3 Lines That Will Help You Write A Better First Draft


It is a great test for your story idea. Whether you call it a ‘pitch slam’ or an ‘elevator pitch’ this forces you to consider your whole story. Try writing it as if you were finished with the manuscript. This is something you will rewrite several times, but try to write one before you start.

It does not matter if you want to self-publish or never publish, this exercise will help you. It is hard, don’t expect it to be anything else and remember it will change. I just want to get you going.  Just as you would approach an agent or editor you should try to wrap up your idea in a paragraph. Here are some points you can consider:

  1. You need a title. Write your working title in big letters at the top of the page. You can even make a mock-up of your cover. It’s inspirational.
  2. Who, what and why? You need a character, start with them and the inciting moment. The inciting moment gives you a goal and that conflict will give you an antagonist.
  3. When, where and how? If you are writing sci-fi or historical fiction, this question becomes even more important, but you should pick a moment in time and then tell me how all of this is going to happen.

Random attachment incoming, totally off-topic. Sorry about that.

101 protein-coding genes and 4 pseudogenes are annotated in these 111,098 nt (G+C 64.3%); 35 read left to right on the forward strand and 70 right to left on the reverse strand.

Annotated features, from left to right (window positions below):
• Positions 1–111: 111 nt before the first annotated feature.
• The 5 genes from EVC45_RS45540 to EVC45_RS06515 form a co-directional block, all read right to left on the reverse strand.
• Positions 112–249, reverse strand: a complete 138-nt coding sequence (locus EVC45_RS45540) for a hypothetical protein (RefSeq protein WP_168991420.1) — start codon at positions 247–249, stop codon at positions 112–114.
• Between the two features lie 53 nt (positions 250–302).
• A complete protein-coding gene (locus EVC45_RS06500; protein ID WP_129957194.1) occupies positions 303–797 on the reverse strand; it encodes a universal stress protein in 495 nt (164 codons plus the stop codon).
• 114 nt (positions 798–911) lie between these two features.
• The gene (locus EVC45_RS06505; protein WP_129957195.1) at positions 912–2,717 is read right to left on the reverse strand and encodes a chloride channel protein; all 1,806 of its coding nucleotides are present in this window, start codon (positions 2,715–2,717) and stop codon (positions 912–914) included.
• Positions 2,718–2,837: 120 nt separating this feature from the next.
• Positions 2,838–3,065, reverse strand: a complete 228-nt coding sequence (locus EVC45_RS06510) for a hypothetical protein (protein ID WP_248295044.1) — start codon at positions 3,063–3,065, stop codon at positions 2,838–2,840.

Consider this:

[Character’s name] + [inciting moment] + [story goal] leads to [intriguing question]

For example: Paint It Black by Janet Fitch

Josie’s boyfriend commits suicide. She wants to find out why, but that means dealing with his crazy controlling mother. Should Josie let herself be lured into a life of riches by the woman who destroyed the man she loved?

In short: Ask yourself, who wants to do what and why?

Then print it out, stick it to your wall and when in doubt go back and ask yourself if you are answering the question.

If you want to learn how to write a book, join our Writers Write course.

 by Mia Botha

If you enjoyed this post, you will love:

  1. Identify Your Protagonist And Antagonist
  2. Six Questions To Ask Before You Even Start Your First Draft
  3. How To Turn Your Messy First Draft Into Something That Resembles A Novel

This article has 4 comments

  1. Alicia

    That’s the first step of the snowflake method. I do love using that, it’s very helpful set of tools to start with. I don’t do them all but I definitely do the first few steps.

  2. K.W. McCabe

    is there some way to subscribe to your blog? I would love to get updated when you post writing tips

  3. Writers Write

    Yes, there is. Visit the home page https://writerswrite.co.za// , look at the left hand side of the page where it says Subscribe By Email and fill in your details.

  4. kausam salam

    Love this one!!! What a motivational set of suggestions. Thank you. I always enjoy your side work.

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